A high volume of OTR tyres reach end of life in regional, rural and remote areas. With this volume of used tyres already on their doorstep, communities and businesses can work with their local mining operators to apply for TSA funding to innovate and find solutions for end-of-life tyres, such as:
- evolving existing waste management processes into sustainable, revenue-generating enterprises that will meet community expectations
- finding new domestic markets for rubber waste to offset the loss of revenue from the closure of international markets.
One of those domestic markets is the mining sector itself, which can use products created from the tyres they have to throw out.
If this can be done on a local level, there are huge benefits to be gained ranging from stimulus for local economies to cost and carbon savings.
“This is not idealistic thinking,” Goodman explains.
“TSA provides funds to enable industry to do what they do best: innovate and find sustainable solutions for end-of-life tyres.
“We know that for every $1 million we invest, industry invests $4 million. Already we have moved the dial from 50 per cent recovery to 90 per cent of end-of-life tyres going to productive outcomes in the passenger, bus and truck sector.
“As the biggest consumer of OTR tyres in Australia, the mining industry is the catalyst for change.
“Mining produces a critical mass of used OTR tyres where we need them in regional, rural and remote areas, to attract and motivate collectors, recyclers and investors.”
In January 2022, tyre importers start contributing to the Tyre Product Stewardship Scheme which helps us accelerate funding for solutions
Bearcat, Bridgestone Mining Solutions, Goodyear, Kal Tire, Michelin and Yokohama are leading the way. They listened to community sentiment and acknowledged that we need to increase OTR tyre resource recovery and create real-world outcomes for this valuable resource.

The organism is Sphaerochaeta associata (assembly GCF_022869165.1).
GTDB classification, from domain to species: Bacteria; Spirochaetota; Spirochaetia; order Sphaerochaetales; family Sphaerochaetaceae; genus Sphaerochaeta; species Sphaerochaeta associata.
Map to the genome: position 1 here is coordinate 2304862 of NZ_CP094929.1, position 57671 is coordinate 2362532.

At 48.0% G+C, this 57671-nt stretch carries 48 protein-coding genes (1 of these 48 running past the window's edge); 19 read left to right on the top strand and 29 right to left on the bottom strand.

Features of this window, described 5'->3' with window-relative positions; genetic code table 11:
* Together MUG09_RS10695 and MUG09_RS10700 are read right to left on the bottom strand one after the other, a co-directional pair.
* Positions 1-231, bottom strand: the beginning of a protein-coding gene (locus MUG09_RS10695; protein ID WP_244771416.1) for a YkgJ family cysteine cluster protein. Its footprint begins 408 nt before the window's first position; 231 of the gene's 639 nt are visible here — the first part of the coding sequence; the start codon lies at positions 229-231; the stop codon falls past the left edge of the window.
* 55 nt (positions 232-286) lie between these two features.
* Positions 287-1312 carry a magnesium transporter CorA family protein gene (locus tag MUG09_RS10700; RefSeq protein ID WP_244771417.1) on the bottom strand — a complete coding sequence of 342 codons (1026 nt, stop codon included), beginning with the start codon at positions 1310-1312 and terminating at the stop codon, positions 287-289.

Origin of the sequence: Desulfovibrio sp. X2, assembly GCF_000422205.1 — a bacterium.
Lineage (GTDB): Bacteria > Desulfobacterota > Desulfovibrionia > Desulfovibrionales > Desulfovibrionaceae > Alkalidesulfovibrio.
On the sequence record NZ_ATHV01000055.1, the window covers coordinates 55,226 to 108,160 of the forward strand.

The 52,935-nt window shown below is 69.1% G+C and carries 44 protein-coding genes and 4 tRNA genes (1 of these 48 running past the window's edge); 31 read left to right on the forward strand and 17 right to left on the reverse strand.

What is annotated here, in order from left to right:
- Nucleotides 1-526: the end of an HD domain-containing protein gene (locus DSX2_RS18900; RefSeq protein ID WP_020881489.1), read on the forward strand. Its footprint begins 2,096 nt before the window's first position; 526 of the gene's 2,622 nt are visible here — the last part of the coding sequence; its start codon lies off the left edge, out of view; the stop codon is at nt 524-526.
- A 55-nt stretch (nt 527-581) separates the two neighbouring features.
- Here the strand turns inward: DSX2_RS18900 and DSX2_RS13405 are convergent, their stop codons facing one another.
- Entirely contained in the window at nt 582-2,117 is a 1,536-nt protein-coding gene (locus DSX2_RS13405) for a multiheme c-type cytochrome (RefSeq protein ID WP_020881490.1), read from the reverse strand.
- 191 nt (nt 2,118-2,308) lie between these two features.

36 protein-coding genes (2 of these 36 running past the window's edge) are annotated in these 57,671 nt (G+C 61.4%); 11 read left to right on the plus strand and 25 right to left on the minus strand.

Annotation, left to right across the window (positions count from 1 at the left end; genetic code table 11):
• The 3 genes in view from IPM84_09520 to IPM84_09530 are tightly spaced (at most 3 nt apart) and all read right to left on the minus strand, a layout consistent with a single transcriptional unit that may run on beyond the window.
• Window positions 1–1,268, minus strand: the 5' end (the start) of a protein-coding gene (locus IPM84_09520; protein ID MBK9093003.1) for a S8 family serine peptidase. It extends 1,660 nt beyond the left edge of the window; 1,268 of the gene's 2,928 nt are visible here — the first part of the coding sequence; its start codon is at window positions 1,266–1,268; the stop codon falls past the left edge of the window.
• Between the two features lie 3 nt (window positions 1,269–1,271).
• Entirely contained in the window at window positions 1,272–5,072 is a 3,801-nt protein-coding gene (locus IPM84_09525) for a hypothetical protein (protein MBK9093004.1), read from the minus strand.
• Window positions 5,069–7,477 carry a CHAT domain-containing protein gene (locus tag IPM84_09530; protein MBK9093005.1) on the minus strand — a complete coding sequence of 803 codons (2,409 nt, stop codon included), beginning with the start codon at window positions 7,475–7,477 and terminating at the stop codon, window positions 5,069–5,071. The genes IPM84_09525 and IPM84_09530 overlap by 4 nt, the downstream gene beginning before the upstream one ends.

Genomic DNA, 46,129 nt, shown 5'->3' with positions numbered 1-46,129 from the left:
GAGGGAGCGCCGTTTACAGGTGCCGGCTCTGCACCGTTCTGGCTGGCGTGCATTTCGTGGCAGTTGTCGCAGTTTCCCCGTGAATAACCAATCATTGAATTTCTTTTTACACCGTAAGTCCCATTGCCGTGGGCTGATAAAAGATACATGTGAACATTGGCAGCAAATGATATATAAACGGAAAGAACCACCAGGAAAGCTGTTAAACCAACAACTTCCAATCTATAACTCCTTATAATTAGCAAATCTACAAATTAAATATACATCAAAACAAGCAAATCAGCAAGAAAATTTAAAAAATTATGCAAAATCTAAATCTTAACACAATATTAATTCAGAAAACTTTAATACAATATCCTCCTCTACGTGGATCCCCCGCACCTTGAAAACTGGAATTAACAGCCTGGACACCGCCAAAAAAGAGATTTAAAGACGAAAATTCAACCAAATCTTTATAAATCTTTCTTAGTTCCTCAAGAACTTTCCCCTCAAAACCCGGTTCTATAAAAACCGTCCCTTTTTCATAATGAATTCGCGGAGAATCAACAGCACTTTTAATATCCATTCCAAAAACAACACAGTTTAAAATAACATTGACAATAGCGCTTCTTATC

As of January 2022, they will start to pay a levy of between $7.50 and $50 on each tyre sold into the Australian market, which will be reinvested by TSA to help improve end-of-life OTR resource recovery in Australia, through:
- investment, via funding and grants, to pursuing the same technologies for end-of-life OTR tyres as it is already doing for on-the-road tyres
- increased support for early adopters
- creation of new value chains and markets
- return on investment propositions to attract entrepreneurs
The way forward has already begun, and here’s what ESG managers, procurement managers and tyre management teams can do about it
Talk to Sandra Scalise, OTR Project Lead at TSA about:
- using your end-of-life tyres for TSA-funded research at your sites
- joining the Tyre Stewardship Scheme to lead the development of solutions with all the players in the supply chain
- joining with your local government, business and community to apply for funding
- becoming accredited with TSA for regulatory and market confidence
- buying tyres from importers that are accredited with TSA: Bearcat, Bridgestone Mining Solutions, Goodyear, Kal Tire, Michelin and Yokohama … the more you buy the more we can help you find solutions